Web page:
Palm oil is the most widely used vegetable oil in the world. Current demands for the product cannot be met sustainably and as a result we are experiencing mass loss of habitat, wildlife loss or displacement, violations of human rights and intensifying effects of climate change. It is estimated that 193 species labelled as critically endangered, endangered or vulnerable on the IUCN Red List are affected across regions in South East Asia, Africa, and Latin America, (IUCN) as a result of the negative impact of palm oil.
The commodity can only be grown within 10 degrees of the equator which is the tropical regions of the Earth. Current high demands for the product places high pressues on this region and as a result demand cannot be met sustainably and have led to widespread devastating deforestation. Due to the verstility of palm oil and a growing human population, demand will inevitably continues to rise, placing more pressue on natural ecosystems. We must find sustainable alternatives to allow tropical regions to restore and thrive.
0Sumatran Orangutans - In the wild
0Bornean Orangutans - In the wild
0Tapanuli Orangutans - In the wild
0Sumatran Elephants - In the wild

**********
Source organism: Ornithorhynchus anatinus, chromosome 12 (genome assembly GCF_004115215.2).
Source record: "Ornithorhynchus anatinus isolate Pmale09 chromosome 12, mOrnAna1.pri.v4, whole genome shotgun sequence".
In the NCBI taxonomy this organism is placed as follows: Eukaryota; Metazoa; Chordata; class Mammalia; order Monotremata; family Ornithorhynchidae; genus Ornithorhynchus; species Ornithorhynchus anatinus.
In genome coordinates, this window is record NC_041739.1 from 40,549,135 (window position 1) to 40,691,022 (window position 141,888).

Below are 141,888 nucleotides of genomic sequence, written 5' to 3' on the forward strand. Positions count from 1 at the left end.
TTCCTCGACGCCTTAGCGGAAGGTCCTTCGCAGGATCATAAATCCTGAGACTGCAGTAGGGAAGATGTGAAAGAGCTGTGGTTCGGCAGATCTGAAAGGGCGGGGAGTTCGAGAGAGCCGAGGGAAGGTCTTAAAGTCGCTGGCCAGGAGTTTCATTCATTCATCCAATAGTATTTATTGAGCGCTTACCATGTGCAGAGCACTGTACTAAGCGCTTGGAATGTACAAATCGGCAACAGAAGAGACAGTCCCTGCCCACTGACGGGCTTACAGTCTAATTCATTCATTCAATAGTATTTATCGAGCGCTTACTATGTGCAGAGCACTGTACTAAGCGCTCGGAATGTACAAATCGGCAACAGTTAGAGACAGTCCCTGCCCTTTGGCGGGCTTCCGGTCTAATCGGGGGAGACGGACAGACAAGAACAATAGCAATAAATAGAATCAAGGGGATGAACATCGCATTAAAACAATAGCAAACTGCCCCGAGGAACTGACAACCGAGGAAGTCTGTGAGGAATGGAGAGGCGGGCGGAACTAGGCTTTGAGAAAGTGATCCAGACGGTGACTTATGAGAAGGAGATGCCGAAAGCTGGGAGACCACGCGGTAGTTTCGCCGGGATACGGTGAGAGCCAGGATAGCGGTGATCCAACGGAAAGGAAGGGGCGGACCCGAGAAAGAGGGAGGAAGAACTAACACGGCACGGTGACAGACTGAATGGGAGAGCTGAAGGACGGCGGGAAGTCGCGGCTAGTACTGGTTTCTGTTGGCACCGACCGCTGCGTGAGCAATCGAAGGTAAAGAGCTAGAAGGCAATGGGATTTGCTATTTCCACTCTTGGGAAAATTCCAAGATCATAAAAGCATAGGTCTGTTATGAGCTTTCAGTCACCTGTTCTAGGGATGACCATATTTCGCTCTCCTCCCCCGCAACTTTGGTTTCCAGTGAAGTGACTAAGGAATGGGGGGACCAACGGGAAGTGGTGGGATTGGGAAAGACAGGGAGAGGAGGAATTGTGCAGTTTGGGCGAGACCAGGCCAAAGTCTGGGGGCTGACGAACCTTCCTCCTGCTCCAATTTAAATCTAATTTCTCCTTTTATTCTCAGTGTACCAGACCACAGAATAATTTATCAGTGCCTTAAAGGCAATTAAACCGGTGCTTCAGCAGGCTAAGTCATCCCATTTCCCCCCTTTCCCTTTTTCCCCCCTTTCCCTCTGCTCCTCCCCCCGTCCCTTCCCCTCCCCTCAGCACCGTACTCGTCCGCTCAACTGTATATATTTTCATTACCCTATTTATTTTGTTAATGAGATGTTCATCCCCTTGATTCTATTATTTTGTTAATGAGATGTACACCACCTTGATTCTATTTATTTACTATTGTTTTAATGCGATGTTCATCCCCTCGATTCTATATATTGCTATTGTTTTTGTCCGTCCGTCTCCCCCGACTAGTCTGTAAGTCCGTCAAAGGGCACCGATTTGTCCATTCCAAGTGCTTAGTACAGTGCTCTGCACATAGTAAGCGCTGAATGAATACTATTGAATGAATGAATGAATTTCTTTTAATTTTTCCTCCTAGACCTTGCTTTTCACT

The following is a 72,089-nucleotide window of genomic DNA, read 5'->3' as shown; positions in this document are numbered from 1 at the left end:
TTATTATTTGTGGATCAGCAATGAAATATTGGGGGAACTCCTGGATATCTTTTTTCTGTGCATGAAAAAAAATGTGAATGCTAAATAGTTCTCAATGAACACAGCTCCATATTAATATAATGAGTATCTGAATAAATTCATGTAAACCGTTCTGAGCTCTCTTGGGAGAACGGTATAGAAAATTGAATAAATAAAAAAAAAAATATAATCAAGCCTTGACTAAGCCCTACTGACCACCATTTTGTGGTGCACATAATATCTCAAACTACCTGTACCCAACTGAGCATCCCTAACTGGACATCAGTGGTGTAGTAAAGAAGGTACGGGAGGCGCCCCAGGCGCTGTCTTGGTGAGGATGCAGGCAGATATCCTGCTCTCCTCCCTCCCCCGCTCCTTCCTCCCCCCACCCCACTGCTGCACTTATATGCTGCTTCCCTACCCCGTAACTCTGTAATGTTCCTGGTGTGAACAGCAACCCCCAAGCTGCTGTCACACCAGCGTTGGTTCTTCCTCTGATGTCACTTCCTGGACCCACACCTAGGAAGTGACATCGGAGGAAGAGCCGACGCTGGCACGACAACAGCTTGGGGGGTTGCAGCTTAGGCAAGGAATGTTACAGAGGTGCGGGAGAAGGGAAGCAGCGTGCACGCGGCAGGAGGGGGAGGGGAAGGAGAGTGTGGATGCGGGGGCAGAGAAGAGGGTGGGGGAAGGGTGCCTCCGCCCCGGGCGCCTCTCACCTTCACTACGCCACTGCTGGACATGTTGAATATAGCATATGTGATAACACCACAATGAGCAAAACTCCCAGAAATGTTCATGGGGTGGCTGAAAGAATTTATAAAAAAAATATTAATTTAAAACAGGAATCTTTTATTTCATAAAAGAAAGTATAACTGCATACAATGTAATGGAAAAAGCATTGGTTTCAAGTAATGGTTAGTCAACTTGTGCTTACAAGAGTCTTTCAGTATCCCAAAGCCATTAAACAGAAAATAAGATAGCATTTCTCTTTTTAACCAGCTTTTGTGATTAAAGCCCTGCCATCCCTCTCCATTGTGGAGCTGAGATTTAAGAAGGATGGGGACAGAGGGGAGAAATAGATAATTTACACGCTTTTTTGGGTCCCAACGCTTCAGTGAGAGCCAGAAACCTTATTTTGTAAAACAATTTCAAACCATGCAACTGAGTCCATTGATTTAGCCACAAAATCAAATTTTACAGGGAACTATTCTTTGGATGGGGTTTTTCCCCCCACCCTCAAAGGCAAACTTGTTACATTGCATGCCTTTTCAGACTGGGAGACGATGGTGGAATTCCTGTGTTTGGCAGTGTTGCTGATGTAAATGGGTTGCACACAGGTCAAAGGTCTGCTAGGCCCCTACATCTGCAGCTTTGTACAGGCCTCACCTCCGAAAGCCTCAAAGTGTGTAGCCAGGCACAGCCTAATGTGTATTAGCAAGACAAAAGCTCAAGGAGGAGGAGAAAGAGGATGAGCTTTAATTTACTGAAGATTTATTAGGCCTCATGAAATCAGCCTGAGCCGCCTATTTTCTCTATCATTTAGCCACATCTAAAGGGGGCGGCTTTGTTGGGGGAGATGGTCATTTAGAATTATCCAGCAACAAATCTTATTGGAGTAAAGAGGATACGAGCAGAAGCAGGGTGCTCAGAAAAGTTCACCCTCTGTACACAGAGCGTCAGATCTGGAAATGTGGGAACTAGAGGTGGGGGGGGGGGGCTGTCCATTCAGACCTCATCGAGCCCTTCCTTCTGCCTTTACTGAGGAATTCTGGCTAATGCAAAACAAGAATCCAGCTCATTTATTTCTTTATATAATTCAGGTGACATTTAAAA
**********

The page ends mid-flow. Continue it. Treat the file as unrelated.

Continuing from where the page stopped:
0Sumatran Rhinos - In the wild
0Sumatran Tigers - In the wild
Loss of Habitat
Rainforests are cleared to make way for plantations. Various species are killed in the process of deforestation or die of starvation after their natural habitat is taken away. Since 1980, palm oil production has increased tenfold with estimates that production will increase 50% by 2050 (Greenpalm). Indonesia is the largest producer of palm oil, followed by Malaysia - both countries account for 85% of the world’s palm production. There has recently been an increase in palm oil production in South and North America.
Human-wildlife conflict often increases following the establishment of plantations. Once species loose their habitat and become displaced they often run into human settlements resulting in conflict. Several species including but not limited to over 50% of orangutans (WWF) are found outside of protected national parks due to the high rate of deforestation. When wildlife is forced out of their habitat, they often killed due to the disturbances they cause.
Tropical deforestation accounts for 15% of total global warming pollution annually. Forest are one of the world’s major natural carbon sinks, meaning their health is essential in mitigating climate change. When the trees are cleared or burned this releases CO2 into the atmosphere. Non-sustainable palm oil production is destroying carbon rich tropical forests and peatlands making it a significant contributor to global warming. Destruction of peatlands is especially polluting as these ecosystems store massive amounts of carbon and can cause more than 2,000 times more greenhouse gases than burning diesel oil.
Palm oil plantations often interfere with indigenous lands and villages. Indigenous villages are rapidly losing their traditional forests and livelihoods in order to make way for palm oil plantations (Mongabay).
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